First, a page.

“Stop trying to be nice! I saw the doctor telling you I’m not going to walk again!”

His slow nod confirmed what, so far, no one had had the guts to say.

“When were you and Mum going to tell me, exactly?” she demanded.

“We weren’t trying to hide anything. We wanted to get you away from that sort of negative attitude. Now” – he locked eyes with her – “you’re going to prove them wrong.”

Judy turned away from his certainty to face the wall.

“I mean it, Judy. Think of your plaster cast as a chrysalis. Every day you’re getting stronger. Soon, it will be time for the butterfly to emerge.”

For I Stopped Time, my photography-themed historical novel, I also chose a single image, something that tied together two of the book’s elements: time itself, in the form of an antique fob watch, and a photograph of a motor cycle.


These cover designs cost just £50 each and I am often complimented on them. In fact, I was chuffed to bits when I met Joanna Penn and she said that she recognised the cover for These Fragile Things. This means that it is memorable!

The brief

Even if you are happy to be in the driving seat, your instructions to your designer still need to be very specific. Remember to include:

  • the book’s dimensions, both size and spine width, which you will need to calculate based on the page count and the paper you have chosen  (your publisher may supply a template, in which case your designer will need to work within this).
  • your author name, exactly as you wish it to appear.
  • The book’s title.
  • any tag lines.
  • testimonial/s.
  • clear advice as to where the bar code will appear – you don’t want your designer to produce a beautiful back cover, only to find that part of it is obscured!
  • any specific requirements your chosen publisher/s may have (in the case of e-books, the format and size in which the final version needs to be uploaded).

Growing trust

Of course, once you have learned to trust your designer’s instincts – and provided you give him more than a couple of days to come up with the goods – limitations seem to disappear.

My next release, A Funeral for an Owl, deals with the issue of missing persons. I had found what I had thought was the perfect image on-line and had tracked down the photographer via Google Images. It appeared on several photographers’ websites but it was not theirs and, no, they hadn’t researched who owned the copyright. It turned out that the photographer was Turkish interior design student, Yunus Emre Uzun. He very kindly gave me permission to use the image with no charge and no limitations. I think you’ll agree it is stunning.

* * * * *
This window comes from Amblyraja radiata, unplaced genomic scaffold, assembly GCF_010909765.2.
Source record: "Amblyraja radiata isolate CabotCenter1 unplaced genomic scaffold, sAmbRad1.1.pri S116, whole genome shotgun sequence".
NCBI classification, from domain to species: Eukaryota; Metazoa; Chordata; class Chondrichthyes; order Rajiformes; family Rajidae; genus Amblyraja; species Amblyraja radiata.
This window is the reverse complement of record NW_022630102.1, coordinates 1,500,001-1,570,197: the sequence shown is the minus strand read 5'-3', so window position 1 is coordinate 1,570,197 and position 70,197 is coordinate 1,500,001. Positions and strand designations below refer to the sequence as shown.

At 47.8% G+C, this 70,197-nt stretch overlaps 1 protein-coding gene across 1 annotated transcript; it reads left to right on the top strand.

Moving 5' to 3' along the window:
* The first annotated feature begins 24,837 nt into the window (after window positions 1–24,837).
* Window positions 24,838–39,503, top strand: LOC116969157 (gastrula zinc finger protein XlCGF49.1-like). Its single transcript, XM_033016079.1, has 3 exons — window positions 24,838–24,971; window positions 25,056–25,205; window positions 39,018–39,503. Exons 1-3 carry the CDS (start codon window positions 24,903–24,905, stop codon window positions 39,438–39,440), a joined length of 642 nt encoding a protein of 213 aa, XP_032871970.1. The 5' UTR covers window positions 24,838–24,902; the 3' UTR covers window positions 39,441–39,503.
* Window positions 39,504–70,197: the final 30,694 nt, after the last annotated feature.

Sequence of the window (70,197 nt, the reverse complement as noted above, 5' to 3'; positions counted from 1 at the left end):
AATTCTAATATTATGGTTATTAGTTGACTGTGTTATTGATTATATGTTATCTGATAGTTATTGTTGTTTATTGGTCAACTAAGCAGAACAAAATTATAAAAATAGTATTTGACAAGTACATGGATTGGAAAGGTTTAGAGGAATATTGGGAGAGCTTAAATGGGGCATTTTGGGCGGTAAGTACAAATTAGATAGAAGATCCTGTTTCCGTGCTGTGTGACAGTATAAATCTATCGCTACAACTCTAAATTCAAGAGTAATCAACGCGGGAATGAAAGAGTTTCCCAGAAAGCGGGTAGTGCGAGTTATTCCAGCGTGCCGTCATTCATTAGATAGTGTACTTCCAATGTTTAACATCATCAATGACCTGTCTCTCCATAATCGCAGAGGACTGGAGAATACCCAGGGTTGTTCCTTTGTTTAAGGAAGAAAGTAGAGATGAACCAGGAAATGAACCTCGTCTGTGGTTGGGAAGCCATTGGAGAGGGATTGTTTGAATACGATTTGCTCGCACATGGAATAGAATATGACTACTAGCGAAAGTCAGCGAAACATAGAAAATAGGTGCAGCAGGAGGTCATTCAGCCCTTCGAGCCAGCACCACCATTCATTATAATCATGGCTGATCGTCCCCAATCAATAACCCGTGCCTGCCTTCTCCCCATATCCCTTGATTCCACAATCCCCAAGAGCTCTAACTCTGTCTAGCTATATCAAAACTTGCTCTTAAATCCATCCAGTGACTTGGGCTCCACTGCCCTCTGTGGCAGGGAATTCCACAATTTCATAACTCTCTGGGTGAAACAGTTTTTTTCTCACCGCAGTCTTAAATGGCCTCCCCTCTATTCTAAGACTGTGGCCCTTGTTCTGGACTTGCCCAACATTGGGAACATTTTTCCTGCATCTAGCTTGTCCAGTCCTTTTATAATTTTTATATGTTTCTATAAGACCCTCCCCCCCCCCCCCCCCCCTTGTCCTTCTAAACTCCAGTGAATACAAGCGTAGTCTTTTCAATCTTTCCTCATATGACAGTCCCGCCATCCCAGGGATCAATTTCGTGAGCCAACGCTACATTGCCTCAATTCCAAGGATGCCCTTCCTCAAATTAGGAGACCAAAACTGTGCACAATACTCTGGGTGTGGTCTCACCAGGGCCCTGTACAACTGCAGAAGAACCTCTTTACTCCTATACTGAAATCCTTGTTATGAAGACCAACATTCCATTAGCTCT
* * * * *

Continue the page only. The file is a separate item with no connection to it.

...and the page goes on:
Unfortunately the resolution was very poor. So, after all my research, I had to start again from scratch. I wasn’t thinking straight. In my mind, I was still looking for the one perfect image. And then, one morning at 3:00am, I remembered the cover for Glasshopper by Isabel Ashdown, which combined several images. I could do this!


Normally, I prefer to avoid giving my characters a face – this is best left to the readers’ imaginations – but I also remembered what a strong image a boy can be.


Cover artwork from Boy by U2


  And, of course, Billy from Kes…

When I was initially looking for images for young Jim, I wanted a boy with a pair of binoculars, but that would have obscured his face. What I found was far more powerful. A boy looking out of a window, his face reflected back at him. The wonder in his eyes is palpable. A boy who might be looking out of the window of his council flat and catching his first glimpse of an owl…

There was an overwhelming choice of images of barn owls, but I was looking for an owl with ‘angel’s wings’. (Most photo libraries have such a large stock of images that they rotate them, so it’s worth logging out and logging back in again.)

Shamayal pointed to the empty shelf space, then paused in front of the large framed photograph over the fireplace. “I bin meanin’ to aks about that. When I woke up it was starin’ right at me. It’s some kinda owl, right?”

“A barn owl.” Aimee’s owl, to be specific, because that is how Jim thought of it. Looking at the photograph afresh, he was still struck by the image: the bird’s talons extended, its whole body taut as it lands on a slim post.

“Right, right. The wings, all spread out and that?” The boy mused. “They’re kind of like an angel’s.”

Funny kind of angel. If that’s what she was. “In some cultures, people think they become owls after they die. That would make them ghosts.”

“Ghosts? Yeah, I get that.”


It was easier to source images of railway tracks.